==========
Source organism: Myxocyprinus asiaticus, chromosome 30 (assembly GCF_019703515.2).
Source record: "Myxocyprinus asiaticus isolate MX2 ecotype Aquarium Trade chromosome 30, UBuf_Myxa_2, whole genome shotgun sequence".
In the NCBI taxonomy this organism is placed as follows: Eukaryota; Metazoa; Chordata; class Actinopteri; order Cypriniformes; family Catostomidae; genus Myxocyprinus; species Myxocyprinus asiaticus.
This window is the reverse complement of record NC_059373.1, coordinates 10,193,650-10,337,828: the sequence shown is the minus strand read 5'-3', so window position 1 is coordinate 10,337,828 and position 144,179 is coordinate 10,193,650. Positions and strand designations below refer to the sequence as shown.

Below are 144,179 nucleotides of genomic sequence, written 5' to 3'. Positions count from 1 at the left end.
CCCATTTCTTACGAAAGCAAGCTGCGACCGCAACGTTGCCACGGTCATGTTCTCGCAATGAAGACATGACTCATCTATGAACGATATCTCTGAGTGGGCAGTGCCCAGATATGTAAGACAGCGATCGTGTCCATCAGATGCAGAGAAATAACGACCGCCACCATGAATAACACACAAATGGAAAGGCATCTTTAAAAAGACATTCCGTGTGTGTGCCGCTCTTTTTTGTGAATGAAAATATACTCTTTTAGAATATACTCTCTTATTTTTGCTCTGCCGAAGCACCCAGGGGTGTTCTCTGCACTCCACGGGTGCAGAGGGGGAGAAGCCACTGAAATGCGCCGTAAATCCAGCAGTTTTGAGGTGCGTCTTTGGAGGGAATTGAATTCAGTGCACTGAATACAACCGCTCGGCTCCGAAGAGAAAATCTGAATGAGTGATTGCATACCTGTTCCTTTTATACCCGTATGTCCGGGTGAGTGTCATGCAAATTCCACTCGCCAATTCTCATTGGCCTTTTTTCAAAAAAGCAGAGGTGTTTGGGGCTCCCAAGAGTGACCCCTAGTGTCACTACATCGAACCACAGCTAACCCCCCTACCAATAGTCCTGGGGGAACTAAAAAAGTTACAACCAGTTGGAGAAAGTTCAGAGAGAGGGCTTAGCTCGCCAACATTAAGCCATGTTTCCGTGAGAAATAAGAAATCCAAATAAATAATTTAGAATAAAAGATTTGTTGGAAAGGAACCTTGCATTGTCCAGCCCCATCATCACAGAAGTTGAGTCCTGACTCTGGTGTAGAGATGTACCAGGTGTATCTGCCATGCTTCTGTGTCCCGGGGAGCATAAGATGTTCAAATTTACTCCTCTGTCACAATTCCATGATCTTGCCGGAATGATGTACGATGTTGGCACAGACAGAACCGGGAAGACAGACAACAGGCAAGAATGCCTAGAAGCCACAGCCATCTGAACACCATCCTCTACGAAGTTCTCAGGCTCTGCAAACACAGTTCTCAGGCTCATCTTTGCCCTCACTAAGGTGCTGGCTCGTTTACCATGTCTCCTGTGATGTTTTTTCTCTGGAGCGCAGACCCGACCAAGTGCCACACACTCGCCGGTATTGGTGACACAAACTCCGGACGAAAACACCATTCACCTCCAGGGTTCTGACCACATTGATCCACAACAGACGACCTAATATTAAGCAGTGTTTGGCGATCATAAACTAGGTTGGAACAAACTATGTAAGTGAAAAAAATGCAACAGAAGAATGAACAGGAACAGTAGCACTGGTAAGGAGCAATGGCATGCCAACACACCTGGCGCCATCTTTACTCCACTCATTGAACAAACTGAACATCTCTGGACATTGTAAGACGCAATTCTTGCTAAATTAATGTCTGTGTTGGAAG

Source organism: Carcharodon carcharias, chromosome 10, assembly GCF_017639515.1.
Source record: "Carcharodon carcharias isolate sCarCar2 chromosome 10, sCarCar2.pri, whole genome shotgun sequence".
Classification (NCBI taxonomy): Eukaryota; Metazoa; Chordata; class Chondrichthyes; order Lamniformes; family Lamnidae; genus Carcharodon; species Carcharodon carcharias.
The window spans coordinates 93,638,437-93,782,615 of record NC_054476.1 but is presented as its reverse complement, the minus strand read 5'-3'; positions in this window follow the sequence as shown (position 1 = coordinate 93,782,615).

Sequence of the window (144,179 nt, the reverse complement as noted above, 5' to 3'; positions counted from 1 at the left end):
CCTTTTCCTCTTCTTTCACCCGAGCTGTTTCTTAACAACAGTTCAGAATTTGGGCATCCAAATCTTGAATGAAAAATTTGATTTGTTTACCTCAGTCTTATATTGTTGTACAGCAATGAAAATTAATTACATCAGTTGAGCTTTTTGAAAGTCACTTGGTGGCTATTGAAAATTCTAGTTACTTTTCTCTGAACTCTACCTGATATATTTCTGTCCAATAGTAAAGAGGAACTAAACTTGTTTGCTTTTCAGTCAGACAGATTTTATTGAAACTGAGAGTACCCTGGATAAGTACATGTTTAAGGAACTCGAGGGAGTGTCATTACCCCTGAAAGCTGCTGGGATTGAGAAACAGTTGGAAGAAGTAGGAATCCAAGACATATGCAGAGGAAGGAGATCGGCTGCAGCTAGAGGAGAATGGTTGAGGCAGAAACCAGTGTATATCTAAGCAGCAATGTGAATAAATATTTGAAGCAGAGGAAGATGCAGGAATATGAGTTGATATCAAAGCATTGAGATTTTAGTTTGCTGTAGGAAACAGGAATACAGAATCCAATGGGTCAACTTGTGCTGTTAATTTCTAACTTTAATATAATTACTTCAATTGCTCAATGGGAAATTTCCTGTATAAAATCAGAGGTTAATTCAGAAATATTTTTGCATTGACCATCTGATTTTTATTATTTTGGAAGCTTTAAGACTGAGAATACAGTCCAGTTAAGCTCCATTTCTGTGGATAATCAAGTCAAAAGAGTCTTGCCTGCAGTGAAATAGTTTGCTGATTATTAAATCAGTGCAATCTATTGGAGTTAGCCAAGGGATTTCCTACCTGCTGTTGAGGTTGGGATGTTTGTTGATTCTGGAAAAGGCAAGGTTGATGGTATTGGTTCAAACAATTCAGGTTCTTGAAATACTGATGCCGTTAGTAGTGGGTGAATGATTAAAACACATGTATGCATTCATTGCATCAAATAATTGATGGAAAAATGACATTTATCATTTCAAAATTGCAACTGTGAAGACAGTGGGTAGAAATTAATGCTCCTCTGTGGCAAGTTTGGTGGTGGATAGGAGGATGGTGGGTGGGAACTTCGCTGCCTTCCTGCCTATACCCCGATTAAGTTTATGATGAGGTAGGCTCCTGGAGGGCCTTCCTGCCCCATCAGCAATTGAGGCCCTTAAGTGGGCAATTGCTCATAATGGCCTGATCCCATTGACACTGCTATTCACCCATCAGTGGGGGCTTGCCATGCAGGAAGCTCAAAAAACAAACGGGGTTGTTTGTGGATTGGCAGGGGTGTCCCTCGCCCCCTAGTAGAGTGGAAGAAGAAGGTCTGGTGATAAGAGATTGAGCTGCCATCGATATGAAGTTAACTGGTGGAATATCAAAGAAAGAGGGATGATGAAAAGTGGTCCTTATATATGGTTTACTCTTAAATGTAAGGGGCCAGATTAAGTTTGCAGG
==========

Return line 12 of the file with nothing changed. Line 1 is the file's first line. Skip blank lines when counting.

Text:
CCTTTTCCTCTTCTTTCACCCGAGCTGTTTCTTAACAACAGTTCAGAATTTGGGCATCCAAATCTTGAATGAAAAATTTGATTTGTTTACCTCAGTCTTATATTGTTGTACAGCAATGAAAATTAATTACATCAGTTGAGCTTTTTGAAAGTCACTTGGTGGCTATTGAAAATTCTAGTTACTTTTCTCTGAACTCTACCTGATATATTTCTGTCCAATAGTAAAGAGGAACTAAACTTGTTTGCTTTTCAGTCAGACAGATTTTATTGAAACTGAGAGTACCCTGGATAAGTACATGTTTAAGGAACTCGAGGGAGTGTCATTACCCCTGAAAGCTGCTGGGATTGAGAAACAGTTGGAAGAAGTAGGAATCCAAGACATATGCAGAGGAAGGAGATCGGCTGCAGCTAGAGGAGAATGGTTGAGGCAGAAACCAGTGTATATCTAAGCAGCAATGTGAATAAATATTTGAAGCAGAGGAAGATGCAGGAATATGAGTTGATATCAAAGCATTGAGATTTTAGTTTGCTGTAGGAAACAGGAATACAGAATCCAATGGGTCAACTTGTGCTGTTAATTTCTAACTTTAATATAATTACTTCAATTGCTCAATGGGAAATTTCCTGTATAAAATCAGAGGTTAATTCAGAAATATTTTTGCATTGACCATCTGATTTTTATTATTTTGGAAGCTTTAAGACTGAGAATACAGTCCAGTTAAGCTCCATTTCTGTGGATAATCAAGTCAAAAGAGTCTTGCCTGCAGTGAAATAGTTTGCTGATTATTAAATCAGTGCAATCTATTGGAGTTAGCCAAGGGATTTCCTACCTGCTGTTGAGGTTGGGATGTTTGTTGATTCTGGAAAAGGCAAGGTTGATGGTATTGGTTCAAACAATTCAGGTTCTTGAAATACTGATGCCGTTAGTAGTGGGTGAATGATTAAAACACATGTATGCATTCATTGCATCAAATAATTGATGGAAAAATGACATTTATCATTTCAAAATTGCAACTGTGAAGACAGTGGGTAGAAATTAATGCTCCTCTGTGGCAAGTTTGGTGGTGGATAGGAGGATGGTGGGTGGGAACTTCGCTGCCTTCCTGCCTATACCCCGATTAAGTTTATGATGAGGTAGGCTCCTGGAGGGCCTTCCTGCCCCATCAGCAATTGAGGCCCTTAAGTGGGCAATTGCTCATAATGGCCTGATCCCATTGACACTGCTATTCACCCATCAGTGGGGGCTTGCCATGCAGGAAGCTCAAAAAACAAACGGGGTTGTTTGTGGATTGGCAGGGGTGTCCCTCGCCCCCTAGTAGAGTGGAAGAAGAAGGTCTGGTGATAAGAGATTGAGCTGCCATCGATATGAAGTTAACTGGTGGAATATCAAAGAAAGAGGGATGATGAAAAGTGGTCCTTATATATGGTTTACTCTTAAATGTAAGGGGCCAGATTAAGTTTGCAGG